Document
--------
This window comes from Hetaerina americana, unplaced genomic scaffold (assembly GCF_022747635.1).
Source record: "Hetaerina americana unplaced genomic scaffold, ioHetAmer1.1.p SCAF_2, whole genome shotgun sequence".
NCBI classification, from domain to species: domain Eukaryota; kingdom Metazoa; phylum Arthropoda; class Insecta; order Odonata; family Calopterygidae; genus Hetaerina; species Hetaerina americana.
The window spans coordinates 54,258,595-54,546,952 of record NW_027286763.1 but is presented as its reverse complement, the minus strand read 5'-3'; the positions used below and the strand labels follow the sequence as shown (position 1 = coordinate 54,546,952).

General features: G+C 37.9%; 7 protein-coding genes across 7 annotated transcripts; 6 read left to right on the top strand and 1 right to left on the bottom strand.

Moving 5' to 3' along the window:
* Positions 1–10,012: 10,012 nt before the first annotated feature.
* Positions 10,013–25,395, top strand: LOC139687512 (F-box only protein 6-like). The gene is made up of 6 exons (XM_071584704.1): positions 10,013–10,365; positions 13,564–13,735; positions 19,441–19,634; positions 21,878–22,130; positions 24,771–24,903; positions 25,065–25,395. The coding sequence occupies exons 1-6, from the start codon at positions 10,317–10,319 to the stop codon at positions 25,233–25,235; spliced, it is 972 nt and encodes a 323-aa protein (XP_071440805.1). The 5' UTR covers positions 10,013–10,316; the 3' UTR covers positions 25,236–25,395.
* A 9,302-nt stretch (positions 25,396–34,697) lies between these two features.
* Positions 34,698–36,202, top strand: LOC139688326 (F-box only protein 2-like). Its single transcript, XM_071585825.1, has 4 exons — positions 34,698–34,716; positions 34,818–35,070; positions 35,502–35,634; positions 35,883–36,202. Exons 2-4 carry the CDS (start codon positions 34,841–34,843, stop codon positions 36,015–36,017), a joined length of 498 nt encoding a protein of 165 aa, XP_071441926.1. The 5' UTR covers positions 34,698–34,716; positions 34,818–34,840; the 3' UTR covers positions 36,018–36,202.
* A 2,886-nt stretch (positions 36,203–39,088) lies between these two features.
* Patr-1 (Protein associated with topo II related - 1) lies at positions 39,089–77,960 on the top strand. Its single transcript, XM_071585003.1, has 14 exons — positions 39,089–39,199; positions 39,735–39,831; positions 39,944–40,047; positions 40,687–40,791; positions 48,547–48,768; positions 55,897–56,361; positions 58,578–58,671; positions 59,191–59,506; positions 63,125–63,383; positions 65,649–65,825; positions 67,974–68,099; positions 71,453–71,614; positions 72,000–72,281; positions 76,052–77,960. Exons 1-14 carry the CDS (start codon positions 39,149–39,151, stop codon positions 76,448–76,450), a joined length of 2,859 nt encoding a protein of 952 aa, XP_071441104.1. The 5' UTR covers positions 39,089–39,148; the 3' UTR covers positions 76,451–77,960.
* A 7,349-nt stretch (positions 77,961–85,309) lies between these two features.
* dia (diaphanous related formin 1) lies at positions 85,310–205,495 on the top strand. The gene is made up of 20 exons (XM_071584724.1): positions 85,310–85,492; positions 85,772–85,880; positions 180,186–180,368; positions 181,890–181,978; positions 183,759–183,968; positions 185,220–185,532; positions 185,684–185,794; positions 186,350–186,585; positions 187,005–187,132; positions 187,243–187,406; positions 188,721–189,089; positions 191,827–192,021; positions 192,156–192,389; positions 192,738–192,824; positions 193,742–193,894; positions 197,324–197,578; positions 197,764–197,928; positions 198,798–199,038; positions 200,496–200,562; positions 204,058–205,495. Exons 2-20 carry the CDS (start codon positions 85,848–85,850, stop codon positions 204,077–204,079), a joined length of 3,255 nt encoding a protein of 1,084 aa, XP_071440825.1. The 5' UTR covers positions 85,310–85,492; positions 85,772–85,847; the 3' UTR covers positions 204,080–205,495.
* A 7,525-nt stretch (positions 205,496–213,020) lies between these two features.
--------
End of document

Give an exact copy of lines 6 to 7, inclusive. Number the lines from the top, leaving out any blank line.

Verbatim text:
Moving 5' to 3' along the window:
* Positions 1–10,012: 10,012 nt before the first annotated feature.